In keeping with our theme of the Halloween Issue, we thought we’d bring you an interesting piece of Ontario history. The Bala Bay Inn in Muskoka has been made famous by it’s status as haunted by the ghost of its original founder, E.B. Sutton. And it’s not just the Inn, event he Kee to Bala, where Snoop Dogg recently performed, has had it’s supernatural sightings as well. Terry Boyle has made a career out of exploring the paranormal and is an expert on the ghosts of the Inn. You can get a piece of that action on a weekly tour that runs during tourist season from Spring to Fall with Terry if you want. We got a chance to chat with Terry about the Inn and Bala at large and just how haunted it really is.
For something so prevalent in our daily lives, it’s a wonder that a novel hasn’t been written about it before. Hype Machine, Soundcloud, Pandora, Spotify, the list goes on: companies which harnessed the demand for music at our fingertips – for free and without the trip to HMV – whilst propelling the careers of musicians who typically never had a chance in hell to ‘make it’.
The Toronto Public Library Foundation has launched an awesome new membership program, called New Collection, aimed at book worms under 40. Single membership costs 300$ and gives you access to events featuring renowned writers, artists and intellectuals.
What is “Goth”?
The Oxford English Dictionary defines “Goth” as 1. a member of a Germanic people that invaded the Roman Empire in the third and fifth centuries. 2. an uncivilized or ignorant person. 3. (goth) a) a style of rock music derived from punk, often with apocalyptic or mysterious lyrics. b) a member of a subculture favouring black clothing, black and white make-up, metal jewelry, and goth music.
If based solely on surface data and relative ignorance, the above definition could be conceived as the standard comprehension. But what is the true meaning behind the widely known yet often misunderstood Goth culture?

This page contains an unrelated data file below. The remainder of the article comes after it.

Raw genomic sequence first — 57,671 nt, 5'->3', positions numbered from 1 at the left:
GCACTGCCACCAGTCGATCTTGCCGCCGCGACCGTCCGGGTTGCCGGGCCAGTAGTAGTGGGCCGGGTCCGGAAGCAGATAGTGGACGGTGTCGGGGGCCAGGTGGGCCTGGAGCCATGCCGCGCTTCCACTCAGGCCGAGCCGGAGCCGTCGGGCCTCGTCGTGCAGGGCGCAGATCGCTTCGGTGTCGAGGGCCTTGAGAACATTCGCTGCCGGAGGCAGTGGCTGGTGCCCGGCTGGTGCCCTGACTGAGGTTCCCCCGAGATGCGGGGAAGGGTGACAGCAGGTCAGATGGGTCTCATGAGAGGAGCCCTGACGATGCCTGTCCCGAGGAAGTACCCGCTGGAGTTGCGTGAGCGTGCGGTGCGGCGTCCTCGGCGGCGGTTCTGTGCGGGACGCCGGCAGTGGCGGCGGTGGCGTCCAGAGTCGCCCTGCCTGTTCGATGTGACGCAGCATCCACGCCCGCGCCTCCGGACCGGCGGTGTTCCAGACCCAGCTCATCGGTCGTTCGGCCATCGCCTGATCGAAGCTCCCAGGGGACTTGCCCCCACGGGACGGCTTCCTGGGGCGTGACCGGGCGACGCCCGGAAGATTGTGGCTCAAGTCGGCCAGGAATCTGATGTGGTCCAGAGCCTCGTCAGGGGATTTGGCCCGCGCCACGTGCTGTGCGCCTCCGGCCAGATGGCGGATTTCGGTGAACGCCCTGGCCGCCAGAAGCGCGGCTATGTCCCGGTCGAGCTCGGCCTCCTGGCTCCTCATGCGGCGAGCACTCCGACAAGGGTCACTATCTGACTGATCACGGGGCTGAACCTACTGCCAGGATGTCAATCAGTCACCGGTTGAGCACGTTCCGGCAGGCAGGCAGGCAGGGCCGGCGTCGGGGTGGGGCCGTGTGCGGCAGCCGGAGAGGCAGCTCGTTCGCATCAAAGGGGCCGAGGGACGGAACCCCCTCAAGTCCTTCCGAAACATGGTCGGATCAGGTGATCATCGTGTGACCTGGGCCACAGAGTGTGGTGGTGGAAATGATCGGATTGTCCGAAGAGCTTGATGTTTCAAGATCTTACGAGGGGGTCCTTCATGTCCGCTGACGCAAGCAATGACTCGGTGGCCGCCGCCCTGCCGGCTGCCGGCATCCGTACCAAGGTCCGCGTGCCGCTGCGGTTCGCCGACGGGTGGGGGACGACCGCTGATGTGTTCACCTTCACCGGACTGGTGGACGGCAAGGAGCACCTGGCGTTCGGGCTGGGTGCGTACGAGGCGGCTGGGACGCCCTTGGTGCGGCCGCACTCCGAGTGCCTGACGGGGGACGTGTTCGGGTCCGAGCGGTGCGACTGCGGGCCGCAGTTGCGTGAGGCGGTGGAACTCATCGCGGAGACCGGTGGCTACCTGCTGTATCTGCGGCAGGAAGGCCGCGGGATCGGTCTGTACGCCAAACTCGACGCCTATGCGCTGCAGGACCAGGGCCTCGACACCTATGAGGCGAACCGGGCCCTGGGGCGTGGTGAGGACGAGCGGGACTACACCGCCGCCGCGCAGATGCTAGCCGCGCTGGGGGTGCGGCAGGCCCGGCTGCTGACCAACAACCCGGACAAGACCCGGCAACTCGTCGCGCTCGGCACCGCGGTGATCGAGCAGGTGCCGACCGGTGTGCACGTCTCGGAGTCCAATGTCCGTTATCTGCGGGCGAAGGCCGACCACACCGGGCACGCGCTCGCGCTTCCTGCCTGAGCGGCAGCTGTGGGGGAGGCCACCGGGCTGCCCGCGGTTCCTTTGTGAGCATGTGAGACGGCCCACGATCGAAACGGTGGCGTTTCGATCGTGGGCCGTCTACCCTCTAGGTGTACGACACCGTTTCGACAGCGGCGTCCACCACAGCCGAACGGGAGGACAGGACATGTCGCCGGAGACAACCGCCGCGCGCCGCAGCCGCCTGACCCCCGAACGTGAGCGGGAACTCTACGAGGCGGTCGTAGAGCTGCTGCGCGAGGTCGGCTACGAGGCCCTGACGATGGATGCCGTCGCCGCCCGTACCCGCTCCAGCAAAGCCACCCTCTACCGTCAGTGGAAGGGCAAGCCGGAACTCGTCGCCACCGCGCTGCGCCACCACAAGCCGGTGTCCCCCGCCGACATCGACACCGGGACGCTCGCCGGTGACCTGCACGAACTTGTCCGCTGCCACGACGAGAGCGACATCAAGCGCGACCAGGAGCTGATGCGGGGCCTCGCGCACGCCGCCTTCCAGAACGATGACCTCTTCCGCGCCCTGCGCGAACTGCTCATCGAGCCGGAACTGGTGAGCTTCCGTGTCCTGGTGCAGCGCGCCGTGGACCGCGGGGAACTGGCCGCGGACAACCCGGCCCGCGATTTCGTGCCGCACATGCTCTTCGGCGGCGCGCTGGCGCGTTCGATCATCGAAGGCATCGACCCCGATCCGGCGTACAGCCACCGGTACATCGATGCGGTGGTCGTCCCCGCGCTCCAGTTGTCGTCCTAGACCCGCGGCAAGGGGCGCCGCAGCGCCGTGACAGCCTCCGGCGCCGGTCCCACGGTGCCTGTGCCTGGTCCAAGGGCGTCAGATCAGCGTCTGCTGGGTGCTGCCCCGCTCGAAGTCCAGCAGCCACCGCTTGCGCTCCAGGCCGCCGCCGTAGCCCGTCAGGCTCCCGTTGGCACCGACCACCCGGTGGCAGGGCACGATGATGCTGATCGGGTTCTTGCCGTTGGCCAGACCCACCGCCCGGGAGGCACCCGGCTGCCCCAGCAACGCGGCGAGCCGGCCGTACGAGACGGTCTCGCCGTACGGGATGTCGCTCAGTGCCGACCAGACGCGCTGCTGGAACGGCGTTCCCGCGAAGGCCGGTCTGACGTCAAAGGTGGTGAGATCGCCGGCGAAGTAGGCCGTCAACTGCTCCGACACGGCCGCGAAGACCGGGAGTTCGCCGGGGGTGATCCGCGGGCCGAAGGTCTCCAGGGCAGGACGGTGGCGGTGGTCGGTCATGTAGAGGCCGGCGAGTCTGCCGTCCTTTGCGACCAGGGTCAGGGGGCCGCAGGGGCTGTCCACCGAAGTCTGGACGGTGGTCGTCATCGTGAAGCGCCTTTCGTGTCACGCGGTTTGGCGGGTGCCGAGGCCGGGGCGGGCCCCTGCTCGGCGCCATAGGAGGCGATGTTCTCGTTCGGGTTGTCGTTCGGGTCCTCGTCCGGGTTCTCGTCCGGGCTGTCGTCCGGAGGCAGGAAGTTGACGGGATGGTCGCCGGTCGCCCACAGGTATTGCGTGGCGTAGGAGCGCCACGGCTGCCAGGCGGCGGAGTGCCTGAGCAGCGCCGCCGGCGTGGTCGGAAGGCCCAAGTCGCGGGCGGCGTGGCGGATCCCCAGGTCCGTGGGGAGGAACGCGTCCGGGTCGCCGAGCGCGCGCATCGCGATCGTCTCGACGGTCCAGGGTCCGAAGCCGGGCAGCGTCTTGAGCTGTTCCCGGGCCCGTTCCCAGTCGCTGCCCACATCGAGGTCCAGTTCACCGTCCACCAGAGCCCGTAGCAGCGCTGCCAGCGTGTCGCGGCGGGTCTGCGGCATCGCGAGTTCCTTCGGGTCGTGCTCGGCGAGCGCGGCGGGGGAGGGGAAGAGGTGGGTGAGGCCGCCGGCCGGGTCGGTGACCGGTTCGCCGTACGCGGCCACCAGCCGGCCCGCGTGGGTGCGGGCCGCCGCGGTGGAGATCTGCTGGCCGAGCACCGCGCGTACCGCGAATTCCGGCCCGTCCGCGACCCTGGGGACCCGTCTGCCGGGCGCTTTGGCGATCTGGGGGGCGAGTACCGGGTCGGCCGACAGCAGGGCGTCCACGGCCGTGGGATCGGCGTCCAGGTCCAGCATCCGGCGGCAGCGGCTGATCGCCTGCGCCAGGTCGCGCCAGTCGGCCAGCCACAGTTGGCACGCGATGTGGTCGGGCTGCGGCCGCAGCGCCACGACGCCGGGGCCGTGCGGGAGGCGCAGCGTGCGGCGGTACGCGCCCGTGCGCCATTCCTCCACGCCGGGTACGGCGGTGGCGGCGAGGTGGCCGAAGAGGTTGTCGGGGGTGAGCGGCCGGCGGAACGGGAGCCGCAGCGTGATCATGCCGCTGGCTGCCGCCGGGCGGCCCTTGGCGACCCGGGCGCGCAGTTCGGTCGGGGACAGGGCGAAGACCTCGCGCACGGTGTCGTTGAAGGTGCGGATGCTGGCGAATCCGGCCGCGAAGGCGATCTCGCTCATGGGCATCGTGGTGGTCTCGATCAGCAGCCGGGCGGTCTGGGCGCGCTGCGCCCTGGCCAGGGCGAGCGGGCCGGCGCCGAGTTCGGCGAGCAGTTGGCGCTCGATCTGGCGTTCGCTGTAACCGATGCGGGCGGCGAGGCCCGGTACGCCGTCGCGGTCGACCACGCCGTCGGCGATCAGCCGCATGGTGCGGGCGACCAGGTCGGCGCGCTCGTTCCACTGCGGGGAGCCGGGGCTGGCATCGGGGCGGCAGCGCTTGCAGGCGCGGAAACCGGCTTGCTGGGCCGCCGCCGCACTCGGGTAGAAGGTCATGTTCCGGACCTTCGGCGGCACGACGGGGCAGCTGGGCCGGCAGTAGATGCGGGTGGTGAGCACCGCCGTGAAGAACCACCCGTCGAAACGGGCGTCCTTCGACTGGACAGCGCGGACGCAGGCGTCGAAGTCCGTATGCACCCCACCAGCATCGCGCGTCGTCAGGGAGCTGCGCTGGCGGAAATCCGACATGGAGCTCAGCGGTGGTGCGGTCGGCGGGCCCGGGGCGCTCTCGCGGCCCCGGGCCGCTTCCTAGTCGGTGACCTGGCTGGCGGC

The leaves have barely begun to change but there is no shortage of fall colors littering lawns across the city – and all of Ontario.
I’m sure you’ve noticed them – those pesky campaign signs have popped up everywhere. Ontario’s colorful political spectrum is well represented across the city and sometimes even on the same lawn. In case you didn’t know, there’s a provincial election on October 6th.
And just in case you’re new to this – there are four main political parties in Ontario – the Liberal Party of Ontario (red), The Progressive Conservative Party (blue), The New Democratic Party (orange), and the Green Party (green – didn’t expect that one, did ya?)
But before you decide who you’re voting for, you have to know how to vote and how your vote works.
It all begins with the, “where?”
Ontario is divided into 107 electoral districts. Elections Ontario has made it too easy to figure out which district you live in. All you have to do is enter your postal code here.
Each district is represented by a Member of Provincial Parliament. One becomes an MPP by winning the most votes in their district and they get a seat in the Legislative Assembly at Queen’s Park. The party with the most elected MPP’s forms the next provincial government and the leader becomes premier of Ontario.
Once you’ve figured out which district you call home, you have to find out where to vote – to find your polling station, type in your postal code here.
Polls open at 9 a.m. and close at 9 p.m so if you’re on the Voter’s List – great. Just bring your Notice of Registration Card (which would have been mailed to you) and some ID.
Not on the Voter’s List? Fantastic. Bring some ID, fill out some paper work and cast a ballot.
Too busy, out of town or incarnated? Awesome. That’s why there’s a Special ballot. Special ballots can be mailed-in or cast in person before October 6th. Just fill out the application.
It’s easy, see?
So skip a class or skip out on work early to haul your ass to the nearest polling station and vote, vote, vote!
Words by: Jillean Kearney